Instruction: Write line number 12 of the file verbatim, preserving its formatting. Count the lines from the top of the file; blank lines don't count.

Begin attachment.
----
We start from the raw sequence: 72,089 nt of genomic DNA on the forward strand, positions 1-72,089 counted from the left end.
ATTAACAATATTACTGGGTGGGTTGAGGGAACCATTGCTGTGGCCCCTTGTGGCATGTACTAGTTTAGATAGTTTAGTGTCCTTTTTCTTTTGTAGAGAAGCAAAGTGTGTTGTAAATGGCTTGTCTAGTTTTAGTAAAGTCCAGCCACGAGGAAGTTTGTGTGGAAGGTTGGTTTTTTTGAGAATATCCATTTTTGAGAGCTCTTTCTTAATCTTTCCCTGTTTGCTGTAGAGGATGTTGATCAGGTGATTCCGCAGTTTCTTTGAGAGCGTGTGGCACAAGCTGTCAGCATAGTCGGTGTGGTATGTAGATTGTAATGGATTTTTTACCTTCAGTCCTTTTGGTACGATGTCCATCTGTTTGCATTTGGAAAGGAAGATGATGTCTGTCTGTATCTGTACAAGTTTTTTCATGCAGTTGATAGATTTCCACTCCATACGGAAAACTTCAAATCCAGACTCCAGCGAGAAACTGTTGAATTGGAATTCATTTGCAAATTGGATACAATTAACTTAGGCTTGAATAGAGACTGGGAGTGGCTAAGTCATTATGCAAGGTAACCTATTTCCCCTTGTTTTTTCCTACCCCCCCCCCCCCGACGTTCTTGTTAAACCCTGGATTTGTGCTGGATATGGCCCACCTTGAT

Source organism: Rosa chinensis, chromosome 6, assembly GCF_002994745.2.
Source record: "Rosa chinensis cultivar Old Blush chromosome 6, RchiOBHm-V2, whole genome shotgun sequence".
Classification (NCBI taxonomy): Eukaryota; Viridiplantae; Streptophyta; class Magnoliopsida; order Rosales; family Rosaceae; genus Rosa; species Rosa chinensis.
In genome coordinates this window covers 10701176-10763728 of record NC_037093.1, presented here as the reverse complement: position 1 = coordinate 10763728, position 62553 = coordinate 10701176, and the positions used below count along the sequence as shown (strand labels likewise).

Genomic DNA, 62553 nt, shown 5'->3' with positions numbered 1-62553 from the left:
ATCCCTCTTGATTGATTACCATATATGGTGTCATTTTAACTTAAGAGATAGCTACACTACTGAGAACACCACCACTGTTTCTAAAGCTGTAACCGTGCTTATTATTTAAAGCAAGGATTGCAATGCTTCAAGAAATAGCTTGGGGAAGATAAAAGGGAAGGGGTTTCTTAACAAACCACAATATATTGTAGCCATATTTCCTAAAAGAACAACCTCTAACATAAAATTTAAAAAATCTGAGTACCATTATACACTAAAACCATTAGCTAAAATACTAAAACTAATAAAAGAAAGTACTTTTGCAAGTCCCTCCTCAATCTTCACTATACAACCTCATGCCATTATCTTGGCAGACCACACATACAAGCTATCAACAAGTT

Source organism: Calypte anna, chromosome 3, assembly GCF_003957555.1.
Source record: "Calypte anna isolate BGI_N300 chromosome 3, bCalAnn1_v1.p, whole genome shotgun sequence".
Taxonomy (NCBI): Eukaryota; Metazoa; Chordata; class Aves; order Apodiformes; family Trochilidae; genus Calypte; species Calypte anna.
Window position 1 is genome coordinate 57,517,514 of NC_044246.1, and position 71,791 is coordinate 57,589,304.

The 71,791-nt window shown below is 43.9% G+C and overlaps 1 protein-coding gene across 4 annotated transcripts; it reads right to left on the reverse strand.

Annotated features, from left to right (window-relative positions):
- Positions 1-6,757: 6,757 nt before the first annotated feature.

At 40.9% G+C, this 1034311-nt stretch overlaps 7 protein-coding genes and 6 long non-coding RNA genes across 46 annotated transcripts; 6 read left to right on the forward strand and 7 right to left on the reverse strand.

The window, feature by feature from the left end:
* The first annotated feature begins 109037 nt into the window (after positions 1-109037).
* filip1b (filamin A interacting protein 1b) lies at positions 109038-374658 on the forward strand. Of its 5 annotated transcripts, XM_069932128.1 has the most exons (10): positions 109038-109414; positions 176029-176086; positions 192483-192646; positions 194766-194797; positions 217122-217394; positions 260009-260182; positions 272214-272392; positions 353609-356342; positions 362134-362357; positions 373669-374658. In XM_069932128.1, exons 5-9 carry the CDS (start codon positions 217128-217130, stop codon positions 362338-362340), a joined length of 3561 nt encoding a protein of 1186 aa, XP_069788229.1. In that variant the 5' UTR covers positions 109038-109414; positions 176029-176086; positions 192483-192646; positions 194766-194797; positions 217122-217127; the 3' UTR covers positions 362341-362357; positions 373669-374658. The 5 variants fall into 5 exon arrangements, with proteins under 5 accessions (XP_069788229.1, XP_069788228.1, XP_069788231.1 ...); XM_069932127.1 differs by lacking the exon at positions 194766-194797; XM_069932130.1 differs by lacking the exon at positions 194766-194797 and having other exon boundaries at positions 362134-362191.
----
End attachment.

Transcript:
Window position 1 is genome coordinate 57,517,514 of NC_044246.1, and position 71,791 is coordinate 57,589,304.